When E came to visit, I took him to Thean Hou Temple along Jalan Bellamy in KL. I was worried I’d miss the road because it’s up a hill, but thanks to Waze we made it there just fine. 天后宫 or Thean Hou Goong is a sprawling Chinese temple overlooking the city, dedicated to the Goddess Thean Hou or the Heavenly Mother. Built in the 1980s for a cost of over RM7mil, it is a popular tourist attraction today and is managed by the local Hainanese association. Just outside are figurines of the 12 Chinese zodiac animals.
Like a lot of Chinese temples in Malaysia, Thean Hou Temple has a mix of influences from Buddhism, Confucianism and Taoism. The tiled roofs are orange and red, with intricate dragon and phoenix motifs adorning the pillars and edges. During Chinese New Year, the entire courtyard will be covered with a sea of red lanterns. A thick smell of incense and smoke hung around the air as devotees burned offerings to the gods.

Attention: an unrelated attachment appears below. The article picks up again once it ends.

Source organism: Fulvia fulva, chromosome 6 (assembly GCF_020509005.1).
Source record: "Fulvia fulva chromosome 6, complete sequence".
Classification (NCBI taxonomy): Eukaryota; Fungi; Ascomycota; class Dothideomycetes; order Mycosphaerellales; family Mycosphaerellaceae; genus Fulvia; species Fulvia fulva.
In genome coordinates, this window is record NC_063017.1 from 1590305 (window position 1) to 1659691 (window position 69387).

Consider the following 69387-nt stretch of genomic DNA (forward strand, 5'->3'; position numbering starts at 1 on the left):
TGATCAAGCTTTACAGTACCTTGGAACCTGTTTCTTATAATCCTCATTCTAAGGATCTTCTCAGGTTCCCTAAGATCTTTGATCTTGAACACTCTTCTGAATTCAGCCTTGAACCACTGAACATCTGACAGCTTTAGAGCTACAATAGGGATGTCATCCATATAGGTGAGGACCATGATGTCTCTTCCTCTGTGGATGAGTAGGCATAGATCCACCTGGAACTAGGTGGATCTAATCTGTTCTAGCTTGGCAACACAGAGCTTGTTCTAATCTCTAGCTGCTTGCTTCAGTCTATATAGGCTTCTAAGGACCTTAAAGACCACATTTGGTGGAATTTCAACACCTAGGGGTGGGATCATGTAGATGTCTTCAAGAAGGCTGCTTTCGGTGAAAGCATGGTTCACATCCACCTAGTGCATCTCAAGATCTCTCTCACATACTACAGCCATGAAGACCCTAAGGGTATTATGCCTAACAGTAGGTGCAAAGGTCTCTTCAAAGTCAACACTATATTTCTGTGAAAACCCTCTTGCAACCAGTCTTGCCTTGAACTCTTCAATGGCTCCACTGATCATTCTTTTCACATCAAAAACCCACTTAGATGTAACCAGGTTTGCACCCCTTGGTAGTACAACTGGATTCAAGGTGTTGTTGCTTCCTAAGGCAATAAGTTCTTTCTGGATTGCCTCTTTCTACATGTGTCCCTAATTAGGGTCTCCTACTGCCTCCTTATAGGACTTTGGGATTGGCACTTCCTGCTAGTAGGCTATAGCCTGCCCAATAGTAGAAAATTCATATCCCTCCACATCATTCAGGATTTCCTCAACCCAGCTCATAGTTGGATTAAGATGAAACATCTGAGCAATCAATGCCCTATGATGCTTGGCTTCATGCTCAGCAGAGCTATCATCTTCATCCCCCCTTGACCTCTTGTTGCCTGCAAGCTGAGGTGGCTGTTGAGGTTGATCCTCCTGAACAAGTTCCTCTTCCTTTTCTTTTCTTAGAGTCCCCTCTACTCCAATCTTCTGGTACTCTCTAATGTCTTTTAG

Prayer lights, forming several tall pillars in the prayer hall.
Thean Hou Mo, the Heavenly Mother.She is flanked by two other deities, the Goddess of Mercy (Kwan Yin) and The Waterfront Goddess (Swei Mei).
We donated a small sum and lit some joss sticks as offerings. We also had our fortune told 😛 You know in Hong Kong movies where they predict your fortune by shaking a wooden container until one of the long wooden sticks with numbers fall out? Those are called ‘cheem’ in Cantonese, and a fortuneteller would usually forecast your love, prosperity and health for you. These days, it’s just a rotating device where you bunch the cheem together and wait til one sticks out, then take a ready made ‘fortune’ paper based on the number. Kind of like fortune cookies meets traditional fortune telling.
Next to the main temple is a small courtyard with a statue of the Goddess of Mercy.
We then went to the foodcourt/souvenir centre downstairs where E got overpriced amulets and other stuff to bring back lol.
Til next post!